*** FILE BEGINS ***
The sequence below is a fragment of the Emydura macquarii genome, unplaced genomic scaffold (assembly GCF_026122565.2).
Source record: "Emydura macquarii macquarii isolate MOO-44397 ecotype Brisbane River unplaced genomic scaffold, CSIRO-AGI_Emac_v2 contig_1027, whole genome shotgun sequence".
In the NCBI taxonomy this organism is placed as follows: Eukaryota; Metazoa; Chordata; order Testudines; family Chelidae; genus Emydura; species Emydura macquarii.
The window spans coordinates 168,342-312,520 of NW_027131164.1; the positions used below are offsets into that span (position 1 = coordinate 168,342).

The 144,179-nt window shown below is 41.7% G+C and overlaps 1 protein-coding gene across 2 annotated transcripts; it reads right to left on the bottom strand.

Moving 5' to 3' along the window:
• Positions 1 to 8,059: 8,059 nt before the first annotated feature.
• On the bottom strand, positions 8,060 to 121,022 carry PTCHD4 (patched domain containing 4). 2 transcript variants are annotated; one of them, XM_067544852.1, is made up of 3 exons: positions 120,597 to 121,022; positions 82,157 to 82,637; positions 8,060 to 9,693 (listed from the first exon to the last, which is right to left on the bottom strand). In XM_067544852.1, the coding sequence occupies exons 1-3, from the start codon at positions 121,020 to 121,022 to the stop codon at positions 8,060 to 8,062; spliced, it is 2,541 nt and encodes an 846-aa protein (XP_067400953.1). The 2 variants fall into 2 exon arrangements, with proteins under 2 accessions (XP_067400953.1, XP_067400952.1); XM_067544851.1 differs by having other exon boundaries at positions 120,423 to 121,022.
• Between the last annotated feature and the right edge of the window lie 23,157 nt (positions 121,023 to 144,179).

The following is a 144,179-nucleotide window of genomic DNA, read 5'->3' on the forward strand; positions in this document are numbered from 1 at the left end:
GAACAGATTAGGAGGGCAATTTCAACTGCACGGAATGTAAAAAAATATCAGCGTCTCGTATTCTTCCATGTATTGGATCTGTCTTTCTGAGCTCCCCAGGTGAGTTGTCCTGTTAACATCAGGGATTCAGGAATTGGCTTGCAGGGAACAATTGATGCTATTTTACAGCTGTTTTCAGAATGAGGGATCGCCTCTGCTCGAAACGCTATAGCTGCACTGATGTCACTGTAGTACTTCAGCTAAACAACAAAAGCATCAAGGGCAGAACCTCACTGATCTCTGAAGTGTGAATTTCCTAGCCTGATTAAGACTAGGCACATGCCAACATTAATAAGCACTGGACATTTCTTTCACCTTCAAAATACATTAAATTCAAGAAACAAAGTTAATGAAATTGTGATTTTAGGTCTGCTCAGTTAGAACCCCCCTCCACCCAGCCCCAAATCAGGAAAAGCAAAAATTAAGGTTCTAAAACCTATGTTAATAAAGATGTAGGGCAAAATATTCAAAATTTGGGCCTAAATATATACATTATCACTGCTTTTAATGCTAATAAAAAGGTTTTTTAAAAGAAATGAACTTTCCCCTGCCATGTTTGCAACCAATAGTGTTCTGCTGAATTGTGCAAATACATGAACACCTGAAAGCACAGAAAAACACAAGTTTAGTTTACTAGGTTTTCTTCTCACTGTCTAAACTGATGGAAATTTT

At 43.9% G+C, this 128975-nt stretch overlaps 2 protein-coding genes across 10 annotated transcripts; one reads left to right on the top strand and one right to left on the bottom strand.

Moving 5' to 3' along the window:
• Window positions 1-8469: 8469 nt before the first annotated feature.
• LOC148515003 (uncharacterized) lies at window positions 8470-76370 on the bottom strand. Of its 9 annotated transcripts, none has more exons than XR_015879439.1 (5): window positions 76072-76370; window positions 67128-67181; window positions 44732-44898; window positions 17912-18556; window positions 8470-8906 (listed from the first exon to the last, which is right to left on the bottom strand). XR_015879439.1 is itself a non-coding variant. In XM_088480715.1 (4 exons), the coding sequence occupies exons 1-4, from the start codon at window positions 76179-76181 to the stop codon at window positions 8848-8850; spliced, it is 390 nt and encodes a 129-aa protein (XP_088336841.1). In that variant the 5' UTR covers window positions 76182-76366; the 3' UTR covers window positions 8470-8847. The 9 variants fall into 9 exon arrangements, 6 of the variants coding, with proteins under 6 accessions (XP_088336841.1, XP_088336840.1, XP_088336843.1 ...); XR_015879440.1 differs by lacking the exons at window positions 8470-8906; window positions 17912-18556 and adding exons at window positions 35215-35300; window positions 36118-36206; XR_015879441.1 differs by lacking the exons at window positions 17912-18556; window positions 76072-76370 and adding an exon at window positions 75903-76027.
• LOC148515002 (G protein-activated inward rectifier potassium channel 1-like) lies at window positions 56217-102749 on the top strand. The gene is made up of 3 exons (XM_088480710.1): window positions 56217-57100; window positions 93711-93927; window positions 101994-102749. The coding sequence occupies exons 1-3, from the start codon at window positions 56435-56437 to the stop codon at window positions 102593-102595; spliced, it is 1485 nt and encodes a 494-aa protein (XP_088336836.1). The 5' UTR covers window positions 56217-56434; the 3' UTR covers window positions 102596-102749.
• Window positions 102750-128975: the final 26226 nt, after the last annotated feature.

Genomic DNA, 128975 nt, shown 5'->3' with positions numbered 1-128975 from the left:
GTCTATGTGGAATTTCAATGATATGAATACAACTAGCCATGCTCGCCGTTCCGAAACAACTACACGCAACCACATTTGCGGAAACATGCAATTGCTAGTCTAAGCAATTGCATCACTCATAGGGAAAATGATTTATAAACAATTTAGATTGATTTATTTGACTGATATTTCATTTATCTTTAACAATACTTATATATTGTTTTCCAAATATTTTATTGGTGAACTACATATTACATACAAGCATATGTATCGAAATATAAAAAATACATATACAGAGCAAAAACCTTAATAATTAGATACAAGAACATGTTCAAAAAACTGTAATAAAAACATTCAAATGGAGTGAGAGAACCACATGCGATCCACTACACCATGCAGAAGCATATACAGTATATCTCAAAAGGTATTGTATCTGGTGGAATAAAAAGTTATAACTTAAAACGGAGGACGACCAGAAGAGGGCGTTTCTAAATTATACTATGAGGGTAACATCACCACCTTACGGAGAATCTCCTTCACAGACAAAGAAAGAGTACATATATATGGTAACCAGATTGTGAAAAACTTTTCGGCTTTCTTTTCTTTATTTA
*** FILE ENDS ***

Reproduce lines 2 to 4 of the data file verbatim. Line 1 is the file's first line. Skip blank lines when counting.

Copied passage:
Source record: "Emydura macquarii macquarii isolate MOO-44397 ecotype Brisbane River unplaced genomic scaffold, CSIRO-AGI_Emac_v2 contig_1027, whole genome shotgun sequence".
In the NCBI taxonomy this organism is placed as follows: Eukaryota; Metazoa; Chordata; order Testudines; family Chelidae; genus Emydura; species Emydura macquarii.
The window spans coordinates 168,342-312,520 of NW_027131164.1; the positions used below are offsets into that span (position 1 = coordinate 168,342).